14. Love how you mentioned layering in clothing to protect yourself -it really does feel like a shield! I found having a service dog really helped for my social anxiety. Everyone looks at the dog and not at you-you kind of become invisible! Its like magic lol, very cute magic. Nicely written price, very touching and humane. It’s nice to hear that you overcame it and can now go outside.

  15. I totally can sympathize with you. I have only slight problems with social anxiety. I can go out and such and I do ok but if a stranger comes up to me, I totally freak. I get so nervous and I don’t know what to say. I’m totally embarrassed by the end of the conversation. I also have trouble with getting up in front of people to read or talk or sing. It’s awful. This fear practically rules my life. I would love to rid myself of it. Any helpful tips you have would be so awesome. Thanks! ~Anne

    1. Thanks for your comment, Anne. I don’t think that people like us can get rid of such fears. In a way, these fears protect us and help us understand our true character. Not all of us have to talk or sing in front of others. With strangers it gets a bit easier in time.

  16. This is so beautiful. I understand what you mean about embracing who you are.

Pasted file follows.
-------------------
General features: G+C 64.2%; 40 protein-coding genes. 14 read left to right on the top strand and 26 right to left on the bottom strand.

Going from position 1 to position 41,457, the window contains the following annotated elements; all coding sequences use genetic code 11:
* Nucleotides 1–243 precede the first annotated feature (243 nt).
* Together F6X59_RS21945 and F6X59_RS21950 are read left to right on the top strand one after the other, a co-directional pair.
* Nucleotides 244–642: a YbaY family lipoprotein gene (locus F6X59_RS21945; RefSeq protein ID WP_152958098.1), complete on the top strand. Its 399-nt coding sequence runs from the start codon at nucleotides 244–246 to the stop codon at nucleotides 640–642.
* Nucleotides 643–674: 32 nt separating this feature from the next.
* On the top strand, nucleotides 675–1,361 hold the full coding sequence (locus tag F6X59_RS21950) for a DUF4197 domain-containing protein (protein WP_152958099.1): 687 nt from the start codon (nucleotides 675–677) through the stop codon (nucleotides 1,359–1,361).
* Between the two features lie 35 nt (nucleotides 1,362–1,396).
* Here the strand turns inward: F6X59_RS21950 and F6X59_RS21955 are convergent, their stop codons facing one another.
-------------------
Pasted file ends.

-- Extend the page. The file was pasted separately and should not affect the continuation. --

Because I’m not very good with people, we adopted 2 wonderful dogs from a shelter. Because I can’t have a “normal” job and have to stay in the house, I can give an amazing life to these 2 beautiful girls.

  17. Social anxiety can be quite debilitating because of the physical sensations you feel (fight/flight effect) when you are in new social situations. I think social anxiety affects your self esteem as you may worry for e.g., what if I have a panic attack or make a fool of my self in front of others. Most people don’t understand this and think people with social anxiety are snobs or too shy. I think planning ahead by learning to relax and having short breaks from the place will help you to slow down your thinking and physical sensations. Mindshift is a great app you can use to learn about anxiety, shifting your thinking and using different relaxation techniques to decrease social anxiety. Your blogs are great group therapy!

  18. When you say that pushing your boundaries eventually makes you feel better you’ve actually hit on the spot. You don’t have to try to turn yourself into an extrovert – that wouldn’t work, but you can challenge yourself to do what feels ‘courageous.’ If you simply give up you’ll later bitterly regret it.